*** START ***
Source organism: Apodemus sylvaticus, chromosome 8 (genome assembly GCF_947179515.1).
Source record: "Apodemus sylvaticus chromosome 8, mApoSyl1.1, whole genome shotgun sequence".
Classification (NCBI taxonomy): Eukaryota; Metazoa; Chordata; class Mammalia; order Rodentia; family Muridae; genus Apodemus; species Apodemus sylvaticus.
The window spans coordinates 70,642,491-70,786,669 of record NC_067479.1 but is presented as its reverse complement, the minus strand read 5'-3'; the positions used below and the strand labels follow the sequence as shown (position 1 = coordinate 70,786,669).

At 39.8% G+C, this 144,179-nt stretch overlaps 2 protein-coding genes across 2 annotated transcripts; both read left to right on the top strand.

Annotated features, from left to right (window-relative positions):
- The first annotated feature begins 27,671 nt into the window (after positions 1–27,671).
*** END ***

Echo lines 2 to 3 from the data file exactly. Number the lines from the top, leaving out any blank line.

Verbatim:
Source record: "Apodemus sylvaticus chromosome 8, mApoSyl1.1, whole genome shotgun sequence".
Classification (NCBI taxonomy): Eukaryota; Metazoa; Chordata; class Mammalia; order Rodentia; family Muridae; genus Apodemus; species Apodemus sylvaticus.